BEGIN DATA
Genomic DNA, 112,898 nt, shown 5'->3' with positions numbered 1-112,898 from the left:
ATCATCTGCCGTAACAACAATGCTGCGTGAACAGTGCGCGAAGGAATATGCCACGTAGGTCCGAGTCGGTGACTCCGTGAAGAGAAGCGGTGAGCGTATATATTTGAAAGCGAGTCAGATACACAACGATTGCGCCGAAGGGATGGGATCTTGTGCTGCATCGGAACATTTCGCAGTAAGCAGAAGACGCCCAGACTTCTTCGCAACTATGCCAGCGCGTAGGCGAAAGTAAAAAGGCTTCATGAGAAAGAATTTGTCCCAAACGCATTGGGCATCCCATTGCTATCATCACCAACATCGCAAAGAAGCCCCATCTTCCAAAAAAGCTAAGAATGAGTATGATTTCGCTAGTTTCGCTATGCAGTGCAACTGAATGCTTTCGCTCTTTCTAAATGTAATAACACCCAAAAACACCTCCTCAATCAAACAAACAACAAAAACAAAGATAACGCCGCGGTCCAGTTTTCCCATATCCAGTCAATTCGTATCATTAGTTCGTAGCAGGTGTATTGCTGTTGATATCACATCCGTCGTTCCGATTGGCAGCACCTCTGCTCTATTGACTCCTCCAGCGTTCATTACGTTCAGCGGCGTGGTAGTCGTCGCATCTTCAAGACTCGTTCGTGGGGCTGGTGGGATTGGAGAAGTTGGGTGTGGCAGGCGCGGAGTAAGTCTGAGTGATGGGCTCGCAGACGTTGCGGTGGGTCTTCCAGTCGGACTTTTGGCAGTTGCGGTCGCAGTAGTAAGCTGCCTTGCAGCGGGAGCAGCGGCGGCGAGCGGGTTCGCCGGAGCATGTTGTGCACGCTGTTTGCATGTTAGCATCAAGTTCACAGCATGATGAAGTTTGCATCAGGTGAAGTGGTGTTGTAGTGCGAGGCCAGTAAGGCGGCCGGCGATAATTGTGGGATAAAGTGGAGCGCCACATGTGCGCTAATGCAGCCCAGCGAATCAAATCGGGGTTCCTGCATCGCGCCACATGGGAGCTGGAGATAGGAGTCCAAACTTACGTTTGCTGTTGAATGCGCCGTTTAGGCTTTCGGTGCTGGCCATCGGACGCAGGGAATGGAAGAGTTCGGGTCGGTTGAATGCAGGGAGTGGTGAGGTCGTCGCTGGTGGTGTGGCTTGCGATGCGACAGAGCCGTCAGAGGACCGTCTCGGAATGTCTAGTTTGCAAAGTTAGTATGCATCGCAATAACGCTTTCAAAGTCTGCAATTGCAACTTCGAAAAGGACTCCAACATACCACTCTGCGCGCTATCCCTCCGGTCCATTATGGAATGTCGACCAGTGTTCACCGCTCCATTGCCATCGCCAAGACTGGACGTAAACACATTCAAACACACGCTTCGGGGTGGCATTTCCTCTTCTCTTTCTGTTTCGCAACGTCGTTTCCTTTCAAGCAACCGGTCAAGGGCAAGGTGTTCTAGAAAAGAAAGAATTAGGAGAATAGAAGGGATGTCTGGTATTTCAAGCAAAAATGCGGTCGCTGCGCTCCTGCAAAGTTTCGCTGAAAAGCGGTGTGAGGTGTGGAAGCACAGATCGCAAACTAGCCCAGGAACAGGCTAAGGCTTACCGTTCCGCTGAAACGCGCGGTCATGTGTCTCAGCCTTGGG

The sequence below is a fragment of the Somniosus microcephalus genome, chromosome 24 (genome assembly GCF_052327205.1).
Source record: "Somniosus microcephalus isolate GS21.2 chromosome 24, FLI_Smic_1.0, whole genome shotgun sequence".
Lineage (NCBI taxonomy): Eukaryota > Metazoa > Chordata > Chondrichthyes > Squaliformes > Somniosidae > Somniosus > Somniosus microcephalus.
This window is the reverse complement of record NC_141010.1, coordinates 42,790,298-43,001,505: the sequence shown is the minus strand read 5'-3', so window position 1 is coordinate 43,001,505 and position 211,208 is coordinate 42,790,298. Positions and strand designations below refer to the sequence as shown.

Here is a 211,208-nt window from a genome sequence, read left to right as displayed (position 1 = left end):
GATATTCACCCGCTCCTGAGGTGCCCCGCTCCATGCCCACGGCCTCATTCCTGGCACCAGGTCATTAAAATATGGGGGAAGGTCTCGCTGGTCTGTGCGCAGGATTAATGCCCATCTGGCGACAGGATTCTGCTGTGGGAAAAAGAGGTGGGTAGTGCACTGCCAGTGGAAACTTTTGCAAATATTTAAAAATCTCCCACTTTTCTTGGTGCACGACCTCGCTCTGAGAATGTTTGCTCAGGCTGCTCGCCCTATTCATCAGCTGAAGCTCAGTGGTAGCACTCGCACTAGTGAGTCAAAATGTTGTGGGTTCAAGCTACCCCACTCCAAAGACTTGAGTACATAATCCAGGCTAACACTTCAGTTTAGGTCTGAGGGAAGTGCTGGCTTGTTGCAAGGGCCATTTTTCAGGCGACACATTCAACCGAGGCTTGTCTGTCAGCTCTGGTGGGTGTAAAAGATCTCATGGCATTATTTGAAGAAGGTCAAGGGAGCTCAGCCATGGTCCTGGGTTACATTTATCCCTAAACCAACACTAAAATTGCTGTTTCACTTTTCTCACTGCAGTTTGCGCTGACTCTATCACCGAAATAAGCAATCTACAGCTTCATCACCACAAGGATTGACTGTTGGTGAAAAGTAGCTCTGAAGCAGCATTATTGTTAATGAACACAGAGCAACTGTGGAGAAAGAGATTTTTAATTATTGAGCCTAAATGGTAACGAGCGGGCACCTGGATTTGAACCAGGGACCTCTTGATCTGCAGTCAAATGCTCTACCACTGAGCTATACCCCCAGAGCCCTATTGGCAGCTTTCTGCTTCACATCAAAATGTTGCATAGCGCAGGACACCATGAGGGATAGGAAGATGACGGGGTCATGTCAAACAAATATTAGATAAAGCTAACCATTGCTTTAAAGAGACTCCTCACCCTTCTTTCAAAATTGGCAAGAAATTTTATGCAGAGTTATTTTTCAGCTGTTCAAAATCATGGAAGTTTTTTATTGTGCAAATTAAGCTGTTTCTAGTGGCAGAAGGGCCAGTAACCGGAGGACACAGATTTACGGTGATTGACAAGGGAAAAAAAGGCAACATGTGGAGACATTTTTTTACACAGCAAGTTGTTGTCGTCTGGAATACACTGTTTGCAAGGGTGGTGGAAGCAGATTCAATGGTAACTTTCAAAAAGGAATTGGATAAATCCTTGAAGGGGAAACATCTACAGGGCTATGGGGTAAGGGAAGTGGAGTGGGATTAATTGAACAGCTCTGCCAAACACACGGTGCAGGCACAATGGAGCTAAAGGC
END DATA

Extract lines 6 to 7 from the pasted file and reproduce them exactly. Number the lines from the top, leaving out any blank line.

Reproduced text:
This window is the reverse complement of record NC_141010.1, coordinates 42,790,298-43,001,505: the sequence shown is the minus strand read 5'-3', so window position 1 is coordinate 43,001,505 and position 211,208 is coordinate 42,790,298. Positions and strand designations below refer to the sequence as shown.

Here is a 211,208-nt window from a genome sequence, read left to right as displayed (position 1 = left end):